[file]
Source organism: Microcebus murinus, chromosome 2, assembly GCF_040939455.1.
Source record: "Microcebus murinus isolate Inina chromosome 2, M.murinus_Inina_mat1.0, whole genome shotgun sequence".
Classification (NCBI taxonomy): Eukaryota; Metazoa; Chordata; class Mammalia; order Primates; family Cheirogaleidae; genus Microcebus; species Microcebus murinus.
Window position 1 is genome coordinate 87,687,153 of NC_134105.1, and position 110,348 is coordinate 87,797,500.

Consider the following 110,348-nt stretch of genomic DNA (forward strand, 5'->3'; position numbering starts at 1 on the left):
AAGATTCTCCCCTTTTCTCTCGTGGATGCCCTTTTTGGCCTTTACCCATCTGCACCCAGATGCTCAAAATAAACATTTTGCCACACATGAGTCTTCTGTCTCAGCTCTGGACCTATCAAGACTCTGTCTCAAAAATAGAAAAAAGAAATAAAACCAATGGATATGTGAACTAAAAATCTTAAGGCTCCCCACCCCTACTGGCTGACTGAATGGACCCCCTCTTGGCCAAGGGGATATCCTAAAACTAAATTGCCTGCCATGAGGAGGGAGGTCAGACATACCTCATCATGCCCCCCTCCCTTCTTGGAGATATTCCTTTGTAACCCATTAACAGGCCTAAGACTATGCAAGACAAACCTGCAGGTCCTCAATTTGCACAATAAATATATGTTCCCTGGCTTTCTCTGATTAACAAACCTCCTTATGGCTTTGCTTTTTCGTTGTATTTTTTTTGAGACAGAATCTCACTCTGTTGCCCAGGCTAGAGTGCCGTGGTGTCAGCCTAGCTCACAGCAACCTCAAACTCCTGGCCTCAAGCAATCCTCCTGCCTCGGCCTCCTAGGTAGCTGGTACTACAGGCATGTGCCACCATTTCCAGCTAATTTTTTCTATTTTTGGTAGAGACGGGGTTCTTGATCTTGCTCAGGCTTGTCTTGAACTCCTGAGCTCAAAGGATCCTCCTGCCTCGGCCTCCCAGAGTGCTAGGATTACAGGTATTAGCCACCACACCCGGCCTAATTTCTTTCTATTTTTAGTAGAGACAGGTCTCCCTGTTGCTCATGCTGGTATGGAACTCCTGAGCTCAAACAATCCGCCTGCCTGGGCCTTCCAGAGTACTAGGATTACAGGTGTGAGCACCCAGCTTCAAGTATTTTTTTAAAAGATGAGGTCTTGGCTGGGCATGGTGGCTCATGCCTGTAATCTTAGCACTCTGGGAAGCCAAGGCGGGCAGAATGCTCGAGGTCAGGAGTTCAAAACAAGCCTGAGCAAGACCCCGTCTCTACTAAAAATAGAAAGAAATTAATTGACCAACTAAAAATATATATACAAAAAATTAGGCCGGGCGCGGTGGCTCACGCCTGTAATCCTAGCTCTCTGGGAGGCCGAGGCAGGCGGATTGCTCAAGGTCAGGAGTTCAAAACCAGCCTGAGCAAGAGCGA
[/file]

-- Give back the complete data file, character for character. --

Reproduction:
Source organism: Microcebus murinus, chromosome 2, assembly GCF_040939455.1.
Source record: "Microcebus murinus isolate Inina chromosome 2, M.murinus_Inina_mat1.0, whole genome shotgun sequence".
Classification (NCBI taxonomy): Eukaryota; Metazoa; Chordata; class Mammalia; order Primates; family Cheirogaleidae; genus Microcebus; species Microcebus murinus.
Window position 1 is genome coordinate 87,687,153 of NC_134105.1, and position 110,348 is coordinate 87,797,500.

Consider the following 110,348-nt stretch of genomic DNA (forward strand, 5'->3'; position numbering starts at 1 on the left):
AAGATTCTCCCCTTTTCTCTCGTGGATGCCCTTTTTGGCCTTTACCCATCTGCACCCAGATGCTCAAAATAAACATTTTGCCACACATGAGTCTTCTGTCTCAGCTCTGGACCTATCAAGACTCTGTCTCAAAAATAGAAAAAAGAAATAAAACCAATGGATATGTGAACTAAAAATCTTAAGGCTCCCCACCCCTACTGGCTGACTGAATGGACCCCCTCTTGGCCAAGGGGATATCCTAAAACTAAATTGCCTGCCATGAGGAGGGAGGTCAGACATACCTCATCATGCCCCCCTCCCTTCTTGGAGATATTCCTTTGTAACCCATTAACAGGCCTAAGACTATGCAAGACAAACCTGCAGGTCCTCAATTTGCACAATAAATATATGTTCCCTGGCTTTCTCTGATTAACAAACCTCCTTATGGCTTTGCTTTTTCGTTGTATTTTTTTTGAGACAGAATCTCACTCTGTTGCCCAGGCTAGAGTGCCGTGGTGTCAGCCTAGCTCACAGCAACCTCAAACTCCTGGCCTCAAGCAATCCTCCTGCCTCGGCCTCCTAGGTAGCTGGTACTACAGGCATGTGCCACCATTTCCAGCTAATTTTTTCTATTTTTGGTAGAGACGGGGTTCTTGATCTTGCTCAGGCTTGTCTTGAACTCCTGAGCTCAAAGGATCCTCCTGCCTCGGCCTCCCAGAGTGCTAGGATTACAGGTATTAGCCACCACACCCGGCCTAATTTCTTTCTATTTTTAGTAGAGACAGGTCTCCCTGTTGCTCATGCTGGTATGGAACTCCTGAGCTCAAACAATCCGCCTGCCTGGGCCTTCCAGAGTACTAGGATTACAGGTGTGAGCACCCAGCTTCAAGTATTTTTTTAAAAGATGAGGTCTTGGCTGGGCATGGTGGCTCATGCCTGTAATCTTAGCACTCTGGGAAGCCAAGGCGGGCAGAATGCTCGAGGTCAGGAGTTCAAAACAAGCCTGAGCAAGACCCCGTCTCTACTAAAAATAGAAAGAAATTAATTGACCAACTAAAAATATATATACAAAAAATTAGGCCGGGCGCGGTGGCTCACGCCTGTAATCCTAGCTCTCTGGGAGGCCGAGGCAGGCGGATTGCTCAAGGTCAGGAGTTCAAAACCAGCCTGAGCAAGAGCGA